Construction darling Katerra has confirmed another round of layoffs as the construction startup looks to find a road to profitability.
A spokesman for the Softbank-backed firm said seven percent of staff – mostly in the US – are being let go. It is the fifth round of cuts the Silicon Valley contracting giant has made since last fall, trimming back its workforce from its 8,000 peak.
The company said that while the coronavirus has impacted its business, the layoffs were “driven by the focus to accelerate our path towards becoming a self-sufficient, profitable business.”
The spokesman said, “Katerra is entering a new chapter as we look to accelerate our path toward becoming a self-sufficient, profitable business. We will continue to implement our vision of transforming the construction industry through technology and value chain integration, while we further increase our focus on execution excellence and monetization of our significant technology investments to date.
“With this shift, we will also streamline parts of our operational and support organizations and scale back certain investment programs, which unfortunately means we must lay off around 7 percent of our staff. These are very tough decisions and we do not make them lightly. Ultimately, these actions will help us accelerate our path to profitability, as we continue to pursue the incredible growth opportunity in front of us.”
The announcement came days after Katerra, which bills itself as a technology company redefining the construction industry, replaced CEO and co-founder Michael Marks with COO Paul Kibsgaard and announced another cash injection from Softbank, bringing its total venture funding to more than $2 billion, according to the WSJ.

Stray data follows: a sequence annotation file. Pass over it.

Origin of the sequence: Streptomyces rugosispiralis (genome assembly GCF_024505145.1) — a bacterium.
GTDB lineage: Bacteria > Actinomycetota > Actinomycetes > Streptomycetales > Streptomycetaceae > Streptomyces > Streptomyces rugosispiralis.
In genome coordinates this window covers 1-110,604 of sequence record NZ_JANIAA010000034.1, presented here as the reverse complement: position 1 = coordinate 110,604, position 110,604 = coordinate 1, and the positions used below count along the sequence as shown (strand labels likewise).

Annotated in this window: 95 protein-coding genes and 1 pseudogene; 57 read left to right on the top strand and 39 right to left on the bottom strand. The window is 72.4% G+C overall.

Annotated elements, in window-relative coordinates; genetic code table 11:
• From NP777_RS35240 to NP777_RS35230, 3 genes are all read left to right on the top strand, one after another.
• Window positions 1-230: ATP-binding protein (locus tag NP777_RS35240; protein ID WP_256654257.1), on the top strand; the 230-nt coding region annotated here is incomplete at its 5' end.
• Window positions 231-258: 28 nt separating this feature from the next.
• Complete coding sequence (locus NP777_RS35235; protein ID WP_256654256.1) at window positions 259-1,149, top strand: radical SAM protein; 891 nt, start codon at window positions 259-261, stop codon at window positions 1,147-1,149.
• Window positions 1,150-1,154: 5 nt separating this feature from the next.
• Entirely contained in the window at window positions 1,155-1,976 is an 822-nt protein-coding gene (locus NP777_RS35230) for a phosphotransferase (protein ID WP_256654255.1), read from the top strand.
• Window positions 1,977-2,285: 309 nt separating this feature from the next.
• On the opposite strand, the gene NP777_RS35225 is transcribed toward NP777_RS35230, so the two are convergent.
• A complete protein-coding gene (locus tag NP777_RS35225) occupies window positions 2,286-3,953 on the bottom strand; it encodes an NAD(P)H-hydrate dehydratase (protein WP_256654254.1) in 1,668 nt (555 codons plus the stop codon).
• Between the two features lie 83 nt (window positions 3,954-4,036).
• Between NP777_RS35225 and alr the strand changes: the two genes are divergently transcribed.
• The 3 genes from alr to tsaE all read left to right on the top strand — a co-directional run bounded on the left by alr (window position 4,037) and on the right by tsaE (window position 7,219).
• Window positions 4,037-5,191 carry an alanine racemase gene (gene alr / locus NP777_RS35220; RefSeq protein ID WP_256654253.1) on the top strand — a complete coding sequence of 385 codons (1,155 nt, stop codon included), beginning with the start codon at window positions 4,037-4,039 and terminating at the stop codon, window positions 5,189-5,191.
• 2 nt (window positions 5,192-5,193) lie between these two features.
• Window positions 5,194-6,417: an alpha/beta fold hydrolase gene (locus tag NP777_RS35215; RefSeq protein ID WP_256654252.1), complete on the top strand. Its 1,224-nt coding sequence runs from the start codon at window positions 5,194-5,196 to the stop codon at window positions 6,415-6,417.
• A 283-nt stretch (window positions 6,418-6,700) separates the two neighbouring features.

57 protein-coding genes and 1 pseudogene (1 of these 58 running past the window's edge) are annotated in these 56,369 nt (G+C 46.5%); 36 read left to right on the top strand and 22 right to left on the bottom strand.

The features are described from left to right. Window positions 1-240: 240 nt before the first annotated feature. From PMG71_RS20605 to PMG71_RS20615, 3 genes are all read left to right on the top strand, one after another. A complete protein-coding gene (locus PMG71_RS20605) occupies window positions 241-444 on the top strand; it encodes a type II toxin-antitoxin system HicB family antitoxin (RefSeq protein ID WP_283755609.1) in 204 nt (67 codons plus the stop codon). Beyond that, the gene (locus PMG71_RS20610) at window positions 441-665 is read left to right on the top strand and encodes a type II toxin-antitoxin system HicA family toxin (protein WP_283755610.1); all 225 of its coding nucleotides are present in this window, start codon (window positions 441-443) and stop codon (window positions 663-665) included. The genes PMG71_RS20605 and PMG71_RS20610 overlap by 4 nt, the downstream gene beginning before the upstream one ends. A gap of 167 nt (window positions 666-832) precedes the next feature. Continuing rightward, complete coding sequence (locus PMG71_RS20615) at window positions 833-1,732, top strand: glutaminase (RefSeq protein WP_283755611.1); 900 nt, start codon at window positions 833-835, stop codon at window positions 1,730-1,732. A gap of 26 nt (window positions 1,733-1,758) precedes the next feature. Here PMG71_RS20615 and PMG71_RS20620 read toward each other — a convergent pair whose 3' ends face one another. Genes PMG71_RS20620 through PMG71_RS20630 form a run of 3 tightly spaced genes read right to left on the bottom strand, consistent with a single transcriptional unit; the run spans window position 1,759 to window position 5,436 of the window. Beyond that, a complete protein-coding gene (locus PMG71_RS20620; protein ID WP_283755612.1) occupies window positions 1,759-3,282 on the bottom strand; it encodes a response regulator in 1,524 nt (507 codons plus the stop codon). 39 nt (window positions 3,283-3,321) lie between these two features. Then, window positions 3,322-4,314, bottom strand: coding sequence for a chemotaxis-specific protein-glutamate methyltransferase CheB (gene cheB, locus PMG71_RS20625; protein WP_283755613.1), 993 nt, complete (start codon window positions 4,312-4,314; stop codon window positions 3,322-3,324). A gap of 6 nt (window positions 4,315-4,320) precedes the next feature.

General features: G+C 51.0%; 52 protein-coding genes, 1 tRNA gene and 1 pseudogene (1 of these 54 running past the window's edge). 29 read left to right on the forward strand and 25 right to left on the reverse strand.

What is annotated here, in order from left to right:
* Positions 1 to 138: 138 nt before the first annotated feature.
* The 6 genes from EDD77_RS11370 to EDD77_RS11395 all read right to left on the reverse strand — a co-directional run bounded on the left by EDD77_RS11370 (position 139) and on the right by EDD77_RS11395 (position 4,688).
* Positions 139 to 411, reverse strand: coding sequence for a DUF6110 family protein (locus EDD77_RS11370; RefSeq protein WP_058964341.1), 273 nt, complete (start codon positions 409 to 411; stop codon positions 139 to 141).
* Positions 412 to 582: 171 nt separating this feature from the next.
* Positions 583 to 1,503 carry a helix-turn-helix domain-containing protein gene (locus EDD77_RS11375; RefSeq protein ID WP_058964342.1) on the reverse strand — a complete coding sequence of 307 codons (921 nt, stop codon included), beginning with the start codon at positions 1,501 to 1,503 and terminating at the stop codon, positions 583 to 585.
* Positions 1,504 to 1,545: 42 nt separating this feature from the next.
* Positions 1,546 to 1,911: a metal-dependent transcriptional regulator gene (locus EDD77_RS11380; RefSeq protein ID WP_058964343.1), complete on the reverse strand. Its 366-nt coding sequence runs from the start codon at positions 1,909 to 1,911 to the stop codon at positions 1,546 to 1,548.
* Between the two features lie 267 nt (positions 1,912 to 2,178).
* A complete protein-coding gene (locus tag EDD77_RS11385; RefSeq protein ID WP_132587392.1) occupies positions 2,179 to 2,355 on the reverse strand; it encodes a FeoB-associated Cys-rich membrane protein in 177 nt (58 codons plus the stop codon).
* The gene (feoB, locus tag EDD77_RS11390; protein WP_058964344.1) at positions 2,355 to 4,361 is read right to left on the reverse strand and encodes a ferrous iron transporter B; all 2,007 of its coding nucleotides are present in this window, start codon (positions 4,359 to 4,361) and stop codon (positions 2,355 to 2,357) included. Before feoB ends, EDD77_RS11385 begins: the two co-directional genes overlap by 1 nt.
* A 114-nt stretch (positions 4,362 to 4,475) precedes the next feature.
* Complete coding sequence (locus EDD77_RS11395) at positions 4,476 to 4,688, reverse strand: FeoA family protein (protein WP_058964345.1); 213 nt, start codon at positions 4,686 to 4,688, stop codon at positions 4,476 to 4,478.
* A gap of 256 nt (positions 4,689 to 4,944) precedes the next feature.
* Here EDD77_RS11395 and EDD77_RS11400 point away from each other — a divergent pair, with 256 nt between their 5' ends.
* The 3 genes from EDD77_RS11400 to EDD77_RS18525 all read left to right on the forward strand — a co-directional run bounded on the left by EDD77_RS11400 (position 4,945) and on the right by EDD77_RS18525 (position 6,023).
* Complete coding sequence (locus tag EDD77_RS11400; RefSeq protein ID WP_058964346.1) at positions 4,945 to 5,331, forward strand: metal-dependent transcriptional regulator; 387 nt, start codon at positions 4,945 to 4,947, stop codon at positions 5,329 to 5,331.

Marks started Katerra in 2015 with the goal of using technology to transform the construction industry. Under his leadership, the firm grew its revenue more than 20-fold and was ranked No. 5 in the NMHC’s Top 25 Builders list. On route, it acquired eight general contractors and architecture firms, including the Hoboken, NJ-based Fields Construction. The modular builder now has factories in Tracy, Calif., Spokane, Wash., and two locations in India.
Marks said, “We brought Paal into Katerra with the intention of someday appointing him CEO. Operational excellence will be instrumental to our long-term success as we come out of the COVID crisis, and now is the right time to put Paal’s experience to work as CEO.”
Before Katerra, Kibsgaard was the chairman and CEO of Schlumberger Limited, a multi-billion dollar international oilfield services company. A petroleum engineer with a master’s degree from the Norwegian Institute of Technology, Kibsgaard began his career in 1992 working for ExxonMobil.
Marks is a general partner at venture capital firm WRVI Capital in Menlo Park, and plans to move full time into that role.
Jeff Housenbold, managing partner at SoftBank Vision Fund said, “The board is excited to welcome Paal to the role of CEO as he builds on the foundation Michael established as founder of Katerra. The new round of financing further strengthens Katerra’s balance sheet, enhances its competitive positioning, and provides growth capital as Katerra executes on its mission to radically transform the way people build commercial and residential properties.”
Since the start of the COVID-19 pandemic, nearly 40 percent of US construction have laid off workers, according to the Associated General Contractors of America.
However, a new report hints at a recovery on the horizon. The AGC surveyed firms with construction technology firm Procore and found that construction activity is returning to pre-coronavirus levels in many parts of the country.
The new economic data, however, also shows some future projects are being canceled and many others are being delayed by supply chain issues and labor shortages.
“Many of the immediate economic impacts of the coronavirus have passed and, as a result, activity and hiring are up, a bit,” said Ken Simonson, the association’s chief economist. “But while the immediate crisis appears to have passed, we are just now beginning to appreciate some of the longer-term impacts of the pandemic on the industry.”